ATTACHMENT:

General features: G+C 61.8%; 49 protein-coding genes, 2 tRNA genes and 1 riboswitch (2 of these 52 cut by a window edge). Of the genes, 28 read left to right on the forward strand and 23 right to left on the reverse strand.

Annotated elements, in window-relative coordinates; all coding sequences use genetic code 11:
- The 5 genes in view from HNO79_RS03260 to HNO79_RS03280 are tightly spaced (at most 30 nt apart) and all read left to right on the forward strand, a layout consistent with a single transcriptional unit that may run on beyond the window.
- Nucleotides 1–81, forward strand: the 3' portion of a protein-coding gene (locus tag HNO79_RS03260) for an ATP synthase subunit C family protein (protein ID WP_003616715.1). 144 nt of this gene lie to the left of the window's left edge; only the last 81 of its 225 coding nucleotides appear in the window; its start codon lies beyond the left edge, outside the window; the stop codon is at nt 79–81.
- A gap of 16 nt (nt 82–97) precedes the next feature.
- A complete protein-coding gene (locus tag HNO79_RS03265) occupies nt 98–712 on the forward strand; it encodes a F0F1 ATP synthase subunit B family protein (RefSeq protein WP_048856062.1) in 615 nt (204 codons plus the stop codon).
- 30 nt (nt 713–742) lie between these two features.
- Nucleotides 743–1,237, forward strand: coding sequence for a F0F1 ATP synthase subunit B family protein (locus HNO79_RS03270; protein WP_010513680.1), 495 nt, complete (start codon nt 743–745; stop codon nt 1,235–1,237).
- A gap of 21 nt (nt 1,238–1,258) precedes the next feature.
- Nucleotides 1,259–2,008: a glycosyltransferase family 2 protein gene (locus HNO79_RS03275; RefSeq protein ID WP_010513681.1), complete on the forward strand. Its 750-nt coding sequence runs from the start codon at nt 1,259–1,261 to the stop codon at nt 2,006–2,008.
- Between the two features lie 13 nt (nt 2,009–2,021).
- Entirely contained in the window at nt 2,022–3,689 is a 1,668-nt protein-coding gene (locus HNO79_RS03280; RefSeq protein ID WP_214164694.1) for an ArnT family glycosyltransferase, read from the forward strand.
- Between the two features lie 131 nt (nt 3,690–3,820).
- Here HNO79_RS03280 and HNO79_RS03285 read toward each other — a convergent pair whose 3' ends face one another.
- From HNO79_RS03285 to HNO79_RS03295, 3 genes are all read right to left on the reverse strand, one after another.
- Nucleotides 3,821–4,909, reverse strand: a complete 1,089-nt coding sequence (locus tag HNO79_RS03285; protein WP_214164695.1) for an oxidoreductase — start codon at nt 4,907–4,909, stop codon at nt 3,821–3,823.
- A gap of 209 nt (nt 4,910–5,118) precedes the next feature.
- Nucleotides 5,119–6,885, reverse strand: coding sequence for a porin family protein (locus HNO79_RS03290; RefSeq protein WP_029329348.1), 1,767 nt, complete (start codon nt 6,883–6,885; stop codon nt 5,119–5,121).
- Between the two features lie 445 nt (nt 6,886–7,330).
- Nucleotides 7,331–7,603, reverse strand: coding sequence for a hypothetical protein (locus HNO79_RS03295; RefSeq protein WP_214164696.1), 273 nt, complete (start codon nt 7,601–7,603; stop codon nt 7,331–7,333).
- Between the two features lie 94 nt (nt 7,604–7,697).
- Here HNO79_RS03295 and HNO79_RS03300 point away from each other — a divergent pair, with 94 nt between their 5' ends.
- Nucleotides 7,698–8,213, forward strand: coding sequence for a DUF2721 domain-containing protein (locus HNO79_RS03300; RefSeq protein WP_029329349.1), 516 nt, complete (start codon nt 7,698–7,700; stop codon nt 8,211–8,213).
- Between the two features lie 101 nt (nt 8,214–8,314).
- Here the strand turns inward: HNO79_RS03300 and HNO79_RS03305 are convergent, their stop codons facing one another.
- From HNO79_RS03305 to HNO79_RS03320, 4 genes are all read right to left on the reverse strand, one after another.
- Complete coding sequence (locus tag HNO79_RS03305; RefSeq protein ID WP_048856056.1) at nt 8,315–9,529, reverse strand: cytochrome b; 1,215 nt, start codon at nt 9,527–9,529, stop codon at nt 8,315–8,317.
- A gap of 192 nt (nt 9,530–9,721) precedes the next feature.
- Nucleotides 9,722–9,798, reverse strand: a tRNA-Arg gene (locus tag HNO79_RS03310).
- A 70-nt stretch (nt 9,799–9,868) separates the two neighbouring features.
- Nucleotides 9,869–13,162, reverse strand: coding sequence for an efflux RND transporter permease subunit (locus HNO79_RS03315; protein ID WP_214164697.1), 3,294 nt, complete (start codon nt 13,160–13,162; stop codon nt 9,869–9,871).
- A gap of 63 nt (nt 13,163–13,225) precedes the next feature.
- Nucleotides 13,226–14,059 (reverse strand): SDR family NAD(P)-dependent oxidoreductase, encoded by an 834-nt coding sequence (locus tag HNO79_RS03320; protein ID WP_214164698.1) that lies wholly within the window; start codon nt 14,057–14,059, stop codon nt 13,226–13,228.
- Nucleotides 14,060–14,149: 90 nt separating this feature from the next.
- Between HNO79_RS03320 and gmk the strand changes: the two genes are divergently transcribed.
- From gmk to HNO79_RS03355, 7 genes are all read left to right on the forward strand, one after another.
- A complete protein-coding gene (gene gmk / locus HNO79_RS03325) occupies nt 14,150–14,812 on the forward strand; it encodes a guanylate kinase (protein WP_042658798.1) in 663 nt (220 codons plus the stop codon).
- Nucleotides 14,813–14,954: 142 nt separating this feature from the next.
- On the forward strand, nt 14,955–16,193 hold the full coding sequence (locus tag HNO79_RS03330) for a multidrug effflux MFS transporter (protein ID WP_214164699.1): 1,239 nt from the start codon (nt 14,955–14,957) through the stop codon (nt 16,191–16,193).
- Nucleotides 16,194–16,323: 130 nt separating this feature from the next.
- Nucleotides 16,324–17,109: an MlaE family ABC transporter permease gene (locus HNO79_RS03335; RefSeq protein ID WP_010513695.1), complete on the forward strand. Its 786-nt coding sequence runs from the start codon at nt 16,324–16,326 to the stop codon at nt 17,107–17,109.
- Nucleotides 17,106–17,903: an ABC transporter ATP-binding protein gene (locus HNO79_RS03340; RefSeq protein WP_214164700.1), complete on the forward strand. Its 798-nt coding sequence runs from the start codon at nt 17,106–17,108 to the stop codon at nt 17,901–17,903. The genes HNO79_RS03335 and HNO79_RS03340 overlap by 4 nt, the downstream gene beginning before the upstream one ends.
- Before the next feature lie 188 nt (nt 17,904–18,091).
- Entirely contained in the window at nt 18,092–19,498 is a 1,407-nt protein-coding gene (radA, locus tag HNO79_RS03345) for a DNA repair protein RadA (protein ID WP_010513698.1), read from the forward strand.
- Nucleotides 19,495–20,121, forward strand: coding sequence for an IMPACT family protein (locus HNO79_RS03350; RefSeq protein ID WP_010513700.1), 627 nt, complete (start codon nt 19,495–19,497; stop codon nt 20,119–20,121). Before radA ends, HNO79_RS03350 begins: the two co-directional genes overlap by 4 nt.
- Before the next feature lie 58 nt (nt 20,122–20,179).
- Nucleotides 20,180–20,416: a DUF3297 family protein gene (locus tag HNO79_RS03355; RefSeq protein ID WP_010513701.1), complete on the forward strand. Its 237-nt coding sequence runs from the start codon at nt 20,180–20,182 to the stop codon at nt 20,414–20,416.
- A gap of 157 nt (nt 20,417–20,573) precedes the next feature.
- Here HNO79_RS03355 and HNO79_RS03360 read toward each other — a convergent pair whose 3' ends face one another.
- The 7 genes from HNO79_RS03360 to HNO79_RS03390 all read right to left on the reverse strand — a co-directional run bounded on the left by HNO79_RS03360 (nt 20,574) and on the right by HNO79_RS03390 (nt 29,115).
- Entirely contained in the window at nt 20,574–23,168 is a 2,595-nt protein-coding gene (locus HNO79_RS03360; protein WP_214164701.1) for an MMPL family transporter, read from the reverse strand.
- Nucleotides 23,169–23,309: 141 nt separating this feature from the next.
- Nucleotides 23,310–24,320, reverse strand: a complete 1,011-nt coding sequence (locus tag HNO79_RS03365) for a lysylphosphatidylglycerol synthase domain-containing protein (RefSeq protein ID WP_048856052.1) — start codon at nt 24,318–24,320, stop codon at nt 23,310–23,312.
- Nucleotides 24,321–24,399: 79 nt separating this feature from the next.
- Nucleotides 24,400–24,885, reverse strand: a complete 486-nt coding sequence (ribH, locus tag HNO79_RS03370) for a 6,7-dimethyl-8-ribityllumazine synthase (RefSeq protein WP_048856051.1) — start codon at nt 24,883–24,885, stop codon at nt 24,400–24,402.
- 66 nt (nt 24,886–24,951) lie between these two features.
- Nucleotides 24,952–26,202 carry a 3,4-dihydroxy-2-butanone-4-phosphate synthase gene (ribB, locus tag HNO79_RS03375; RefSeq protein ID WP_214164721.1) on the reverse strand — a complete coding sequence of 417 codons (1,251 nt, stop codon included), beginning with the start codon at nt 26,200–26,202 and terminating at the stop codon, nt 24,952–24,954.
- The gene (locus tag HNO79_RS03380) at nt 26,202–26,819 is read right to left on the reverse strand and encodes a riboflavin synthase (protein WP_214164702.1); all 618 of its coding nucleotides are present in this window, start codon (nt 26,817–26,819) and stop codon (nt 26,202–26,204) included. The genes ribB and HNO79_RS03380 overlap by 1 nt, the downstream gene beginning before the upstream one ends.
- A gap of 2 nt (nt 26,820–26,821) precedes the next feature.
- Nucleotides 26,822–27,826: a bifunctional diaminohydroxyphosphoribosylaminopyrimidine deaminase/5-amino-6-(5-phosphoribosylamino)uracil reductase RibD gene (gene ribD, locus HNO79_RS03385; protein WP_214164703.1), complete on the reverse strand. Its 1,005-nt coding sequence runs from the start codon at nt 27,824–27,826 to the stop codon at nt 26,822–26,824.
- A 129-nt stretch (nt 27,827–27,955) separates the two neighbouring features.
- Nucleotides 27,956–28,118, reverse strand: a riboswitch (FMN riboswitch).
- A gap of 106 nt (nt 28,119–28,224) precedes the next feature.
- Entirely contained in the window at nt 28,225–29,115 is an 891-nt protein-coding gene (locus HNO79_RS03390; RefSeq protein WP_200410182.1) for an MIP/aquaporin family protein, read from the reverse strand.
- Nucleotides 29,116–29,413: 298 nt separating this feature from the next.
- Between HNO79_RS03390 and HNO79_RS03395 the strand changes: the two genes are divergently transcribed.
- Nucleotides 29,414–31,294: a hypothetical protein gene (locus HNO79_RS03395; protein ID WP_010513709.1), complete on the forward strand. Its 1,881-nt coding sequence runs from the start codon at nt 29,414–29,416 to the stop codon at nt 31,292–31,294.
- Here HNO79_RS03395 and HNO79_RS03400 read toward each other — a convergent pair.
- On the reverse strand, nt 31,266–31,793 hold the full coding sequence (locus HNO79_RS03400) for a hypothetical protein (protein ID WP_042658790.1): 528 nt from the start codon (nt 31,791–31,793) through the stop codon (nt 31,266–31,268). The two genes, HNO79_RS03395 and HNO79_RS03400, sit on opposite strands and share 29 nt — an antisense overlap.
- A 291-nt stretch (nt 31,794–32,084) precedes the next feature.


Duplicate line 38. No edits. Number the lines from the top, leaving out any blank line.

- Nucleotides 14,813–14,954: 142 nt separating this feature from the next.